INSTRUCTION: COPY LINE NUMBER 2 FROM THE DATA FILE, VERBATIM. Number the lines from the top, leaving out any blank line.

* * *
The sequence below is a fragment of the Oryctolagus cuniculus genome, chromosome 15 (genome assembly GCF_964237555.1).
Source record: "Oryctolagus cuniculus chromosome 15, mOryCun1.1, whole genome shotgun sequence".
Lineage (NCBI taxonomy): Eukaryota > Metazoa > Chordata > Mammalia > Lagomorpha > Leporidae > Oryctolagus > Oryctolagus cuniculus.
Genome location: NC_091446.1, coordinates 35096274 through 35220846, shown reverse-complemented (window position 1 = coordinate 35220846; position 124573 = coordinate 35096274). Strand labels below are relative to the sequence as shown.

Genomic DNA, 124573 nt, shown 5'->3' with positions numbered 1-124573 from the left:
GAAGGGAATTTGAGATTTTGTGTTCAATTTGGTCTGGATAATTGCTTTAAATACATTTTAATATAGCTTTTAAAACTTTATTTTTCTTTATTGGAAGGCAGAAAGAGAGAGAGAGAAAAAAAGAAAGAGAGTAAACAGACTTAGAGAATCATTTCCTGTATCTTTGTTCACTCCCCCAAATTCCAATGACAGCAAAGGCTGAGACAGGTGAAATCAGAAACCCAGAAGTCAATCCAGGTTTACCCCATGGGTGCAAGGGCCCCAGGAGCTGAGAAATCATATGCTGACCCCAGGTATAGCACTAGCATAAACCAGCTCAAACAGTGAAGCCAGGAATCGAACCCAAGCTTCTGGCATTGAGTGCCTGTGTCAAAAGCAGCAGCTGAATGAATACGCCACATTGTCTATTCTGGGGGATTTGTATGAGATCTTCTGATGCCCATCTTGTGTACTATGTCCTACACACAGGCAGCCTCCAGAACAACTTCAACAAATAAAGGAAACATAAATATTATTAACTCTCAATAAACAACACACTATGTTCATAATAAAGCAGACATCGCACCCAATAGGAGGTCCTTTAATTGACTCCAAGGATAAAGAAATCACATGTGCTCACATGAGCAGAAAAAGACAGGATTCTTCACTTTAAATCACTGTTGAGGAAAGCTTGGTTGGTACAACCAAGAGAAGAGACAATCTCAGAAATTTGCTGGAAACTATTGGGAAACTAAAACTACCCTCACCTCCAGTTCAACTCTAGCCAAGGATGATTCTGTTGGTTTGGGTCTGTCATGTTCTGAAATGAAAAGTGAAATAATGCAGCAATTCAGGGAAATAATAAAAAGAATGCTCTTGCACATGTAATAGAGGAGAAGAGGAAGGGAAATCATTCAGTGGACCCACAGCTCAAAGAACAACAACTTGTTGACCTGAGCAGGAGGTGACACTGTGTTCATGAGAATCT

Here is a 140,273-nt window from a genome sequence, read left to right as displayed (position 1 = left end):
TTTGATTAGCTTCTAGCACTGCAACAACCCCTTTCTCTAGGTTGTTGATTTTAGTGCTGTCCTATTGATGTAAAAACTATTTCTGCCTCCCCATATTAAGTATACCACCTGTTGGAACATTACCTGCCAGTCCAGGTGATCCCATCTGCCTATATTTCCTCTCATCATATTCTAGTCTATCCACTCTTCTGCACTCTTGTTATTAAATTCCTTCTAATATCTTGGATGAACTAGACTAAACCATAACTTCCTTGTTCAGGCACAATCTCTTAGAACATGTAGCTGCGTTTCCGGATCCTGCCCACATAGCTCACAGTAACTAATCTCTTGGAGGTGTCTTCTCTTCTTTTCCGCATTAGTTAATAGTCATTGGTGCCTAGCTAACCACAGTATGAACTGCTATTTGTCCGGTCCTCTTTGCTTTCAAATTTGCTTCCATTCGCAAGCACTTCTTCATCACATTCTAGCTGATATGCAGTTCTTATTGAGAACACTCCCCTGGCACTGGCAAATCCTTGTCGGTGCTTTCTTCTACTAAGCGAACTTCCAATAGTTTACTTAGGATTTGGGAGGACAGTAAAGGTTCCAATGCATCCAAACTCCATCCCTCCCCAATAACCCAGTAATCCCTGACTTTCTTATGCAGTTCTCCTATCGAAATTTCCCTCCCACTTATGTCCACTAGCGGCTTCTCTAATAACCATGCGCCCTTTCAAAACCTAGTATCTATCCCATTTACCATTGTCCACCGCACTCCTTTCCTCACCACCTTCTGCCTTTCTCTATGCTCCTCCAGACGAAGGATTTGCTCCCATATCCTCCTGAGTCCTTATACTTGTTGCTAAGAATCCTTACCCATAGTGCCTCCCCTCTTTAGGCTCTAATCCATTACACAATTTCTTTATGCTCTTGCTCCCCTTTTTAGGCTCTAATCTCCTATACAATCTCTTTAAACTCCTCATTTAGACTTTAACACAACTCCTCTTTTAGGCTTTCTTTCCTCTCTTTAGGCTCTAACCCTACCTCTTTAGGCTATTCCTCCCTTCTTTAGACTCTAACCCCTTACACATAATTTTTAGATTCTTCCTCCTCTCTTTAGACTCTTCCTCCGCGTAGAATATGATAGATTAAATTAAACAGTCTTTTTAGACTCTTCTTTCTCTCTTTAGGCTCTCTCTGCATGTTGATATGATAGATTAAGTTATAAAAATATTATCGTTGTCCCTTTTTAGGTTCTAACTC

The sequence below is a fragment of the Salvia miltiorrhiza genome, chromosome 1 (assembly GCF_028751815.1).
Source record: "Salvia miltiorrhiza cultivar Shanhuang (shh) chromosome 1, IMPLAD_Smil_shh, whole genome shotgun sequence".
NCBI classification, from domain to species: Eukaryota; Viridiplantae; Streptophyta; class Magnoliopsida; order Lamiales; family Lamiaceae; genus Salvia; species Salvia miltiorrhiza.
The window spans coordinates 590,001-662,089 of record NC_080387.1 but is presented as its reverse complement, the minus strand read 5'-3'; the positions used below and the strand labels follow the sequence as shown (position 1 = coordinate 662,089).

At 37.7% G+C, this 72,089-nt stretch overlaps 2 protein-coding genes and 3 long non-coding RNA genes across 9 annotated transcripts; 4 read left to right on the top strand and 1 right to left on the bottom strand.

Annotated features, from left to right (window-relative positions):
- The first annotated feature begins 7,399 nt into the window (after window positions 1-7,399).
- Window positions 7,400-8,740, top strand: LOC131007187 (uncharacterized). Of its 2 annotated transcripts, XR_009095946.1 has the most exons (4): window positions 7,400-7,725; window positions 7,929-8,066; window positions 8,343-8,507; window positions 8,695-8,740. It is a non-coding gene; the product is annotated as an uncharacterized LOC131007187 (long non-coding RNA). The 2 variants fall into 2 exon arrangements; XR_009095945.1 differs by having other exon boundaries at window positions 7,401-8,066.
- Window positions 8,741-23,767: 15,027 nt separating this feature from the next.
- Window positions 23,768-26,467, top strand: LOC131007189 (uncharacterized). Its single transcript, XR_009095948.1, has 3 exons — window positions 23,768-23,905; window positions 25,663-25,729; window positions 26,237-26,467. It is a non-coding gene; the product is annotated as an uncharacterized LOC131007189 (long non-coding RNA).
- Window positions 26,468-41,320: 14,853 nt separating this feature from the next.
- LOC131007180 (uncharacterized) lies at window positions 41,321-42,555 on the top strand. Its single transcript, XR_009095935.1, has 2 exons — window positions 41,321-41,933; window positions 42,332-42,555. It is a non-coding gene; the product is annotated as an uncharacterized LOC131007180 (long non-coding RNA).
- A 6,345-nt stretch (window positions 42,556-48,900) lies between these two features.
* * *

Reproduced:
Source record: "Oryctolagus cuniculus chromosome 15, mOryCun1.1, whole genome shotgun sequence".